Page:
Tuesday, February 12, 2013

Prussian Artillery Bricoles?

Minden Miniatures Pioneers painted as Prussian artillerist in waistcoats. RSM limber and driver.

Here is a picture of an artillery vignette that I created back in 2010, based on the Knotel print below, where we see Prussian artillery crew manhandling the cannon back into its firing position. They use a combination of ropes to pull the cannon, and a lift bar to keep the trail from dragging alone the ground creating friction. The ropes were called avancir-Riemen according to Christopher Duffy -- 

"(they) were attached to hooks on the carriage cheeks and the ends of the axle and pulled over the right shoulder of the crewmen. At the same time, a transvers bar was inserted (see below) by two of the crewmen through a set of eyes on the trail of the carriage, lifted to clear the ground and pushed from the rear. Over reasonable ground the piece was capable of being moved at slightly more than the pace of marching infantry, and on each bound the gunners reckoned to haul their cannon far enough ahead to enable them to get off a couple of rounds before their infantry caught up. The heavier pieces were dragged by horse-power all the way to the battery sites."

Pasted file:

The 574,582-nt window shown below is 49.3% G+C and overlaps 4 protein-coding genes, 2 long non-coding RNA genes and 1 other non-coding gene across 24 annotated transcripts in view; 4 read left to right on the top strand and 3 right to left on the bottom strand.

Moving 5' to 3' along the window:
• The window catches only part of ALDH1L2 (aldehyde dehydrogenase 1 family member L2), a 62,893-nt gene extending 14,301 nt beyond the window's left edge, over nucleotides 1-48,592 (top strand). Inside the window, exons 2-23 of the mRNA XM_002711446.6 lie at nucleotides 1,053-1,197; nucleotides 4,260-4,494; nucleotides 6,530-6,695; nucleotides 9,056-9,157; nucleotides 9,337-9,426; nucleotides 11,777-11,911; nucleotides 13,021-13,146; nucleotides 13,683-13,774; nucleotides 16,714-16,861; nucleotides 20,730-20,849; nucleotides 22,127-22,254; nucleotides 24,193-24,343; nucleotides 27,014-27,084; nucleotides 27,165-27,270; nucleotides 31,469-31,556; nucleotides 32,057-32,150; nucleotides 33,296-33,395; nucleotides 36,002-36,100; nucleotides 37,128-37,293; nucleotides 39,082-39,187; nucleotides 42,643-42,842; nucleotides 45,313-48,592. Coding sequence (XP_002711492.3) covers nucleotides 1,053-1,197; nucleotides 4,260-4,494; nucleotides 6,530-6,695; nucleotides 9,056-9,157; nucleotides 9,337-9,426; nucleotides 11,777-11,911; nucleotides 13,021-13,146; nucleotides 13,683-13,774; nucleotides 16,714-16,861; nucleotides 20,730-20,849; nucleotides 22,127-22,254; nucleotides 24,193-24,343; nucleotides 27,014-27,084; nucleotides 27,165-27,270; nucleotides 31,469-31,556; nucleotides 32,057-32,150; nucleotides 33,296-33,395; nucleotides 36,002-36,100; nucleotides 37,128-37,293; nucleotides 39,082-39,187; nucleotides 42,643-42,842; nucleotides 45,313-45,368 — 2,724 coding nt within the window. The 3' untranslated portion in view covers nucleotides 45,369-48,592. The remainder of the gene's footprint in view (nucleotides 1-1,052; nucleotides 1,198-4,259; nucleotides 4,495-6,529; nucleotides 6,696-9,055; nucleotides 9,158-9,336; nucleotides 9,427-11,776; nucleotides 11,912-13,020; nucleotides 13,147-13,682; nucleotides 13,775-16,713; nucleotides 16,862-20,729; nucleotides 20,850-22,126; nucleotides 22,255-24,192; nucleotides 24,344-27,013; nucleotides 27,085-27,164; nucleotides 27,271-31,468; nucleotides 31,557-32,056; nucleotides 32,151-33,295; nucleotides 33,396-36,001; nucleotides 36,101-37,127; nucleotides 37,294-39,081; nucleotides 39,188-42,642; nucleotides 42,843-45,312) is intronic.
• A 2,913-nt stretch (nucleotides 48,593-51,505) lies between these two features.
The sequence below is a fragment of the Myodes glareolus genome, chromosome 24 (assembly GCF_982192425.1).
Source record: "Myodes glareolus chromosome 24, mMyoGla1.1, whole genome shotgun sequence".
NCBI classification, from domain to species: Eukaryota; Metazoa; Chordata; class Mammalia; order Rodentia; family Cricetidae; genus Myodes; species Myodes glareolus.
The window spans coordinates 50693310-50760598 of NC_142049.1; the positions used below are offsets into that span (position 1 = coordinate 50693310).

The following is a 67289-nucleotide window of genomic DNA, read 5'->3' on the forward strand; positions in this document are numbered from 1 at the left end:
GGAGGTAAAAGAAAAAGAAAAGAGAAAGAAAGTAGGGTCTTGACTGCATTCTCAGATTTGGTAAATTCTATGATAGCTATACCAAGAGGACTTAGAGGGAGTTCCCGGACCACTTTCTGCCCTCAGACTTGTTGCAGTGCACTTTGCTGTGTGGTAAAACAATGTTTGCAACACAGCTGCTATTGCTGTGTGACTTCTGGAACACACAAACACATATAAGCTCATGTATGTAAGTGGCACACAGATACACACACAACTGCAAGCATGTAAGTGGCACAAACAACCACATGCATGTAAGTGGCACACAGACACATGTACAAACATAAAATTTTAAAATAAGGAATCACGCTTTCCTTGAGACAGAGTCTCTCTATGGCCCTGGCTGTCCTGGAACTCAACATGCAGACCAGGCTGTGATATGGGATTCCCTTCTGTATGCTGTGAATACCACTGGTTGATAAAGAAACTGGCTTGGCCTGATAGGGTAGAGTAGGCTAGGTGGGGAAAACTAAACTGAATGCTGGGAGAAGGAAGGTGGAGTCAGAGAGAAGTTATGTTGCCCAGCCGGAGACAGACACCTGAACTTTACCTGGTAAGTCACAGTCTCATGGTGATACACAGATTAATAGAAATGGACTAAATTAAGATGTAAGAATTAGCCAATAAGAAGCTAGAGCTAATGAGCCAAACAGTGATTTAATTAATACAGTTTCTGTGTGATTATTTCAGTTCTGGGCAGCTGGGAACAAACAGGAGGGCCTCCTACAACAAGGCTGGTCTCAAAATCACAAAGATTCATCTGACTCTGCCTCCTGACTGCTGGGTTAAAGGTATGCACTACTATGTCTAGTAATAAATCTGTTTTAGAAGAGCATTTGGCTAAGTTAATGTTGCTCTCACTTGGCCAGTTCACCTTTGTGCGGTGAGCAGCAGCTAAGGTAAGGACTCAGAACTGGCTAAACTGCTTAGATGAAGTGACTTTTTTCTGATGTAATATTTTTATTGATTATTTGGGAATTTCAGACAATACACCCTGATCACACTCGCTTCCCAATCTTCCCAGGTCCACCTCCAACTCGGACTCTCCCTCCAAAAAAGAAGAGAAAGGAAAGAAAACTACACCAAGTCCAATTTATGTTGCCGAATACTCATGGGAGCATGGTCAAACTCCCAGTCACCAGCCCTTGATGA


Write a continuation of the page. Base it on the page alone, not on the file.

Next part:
-- The Army of Frederick the Great (page 179)

Prussian artillery crew manhandle the cannon into position. Knotel print.

Artillery crews were using drag ropes to haul the heavy cannon back into place for many years prior to the Napoleonic Wars. They were certainly using drag ropes during the War of the Austrian Succession (1740 - 1748) and during the Seven Years War.

In my artillery vignette, I used florist wire to create the rope by twisting two pieces together to form a cable. At one end, I twisted the wire into a loop so that it could be attached to the axle of the cannon model. The "rope" is then fit into the open hands of the Minden Miniatures "Pioneer" figures. These are wonderful figures, very versatile and useful for a number of purposes. They can be holding the tools that come with each set. They can be holding planks of wood or rods used for pontoon bridge building. They can carry sacks of flour or gunpowder by making a burlap bag out of green epoxy putty. You are only limited by your imagination. I use the same figures for both Austrian and Prussian artillery crew matrosses (helpers) and countless other uses.


  1. At the Fort Erie 1812 reenactment, the crew from Ft. Meigs, OH, usually bring a true 6-pounder and haul it around "en Bricole" pretty much like the artillerists in your scene do, although they have it hitched to a limber and pull that which pulls the gun. It's a heavy beast.

  2. Can you imagine, how difficult it was at Kunersdorf, pulling the guns through the "Kuhgrund" and the muds with such Avancier-Riemen? You made your vignette absolutely realisitic - I adore it already a long time!

  3. Very nice indeed. An inspiring piece of modelling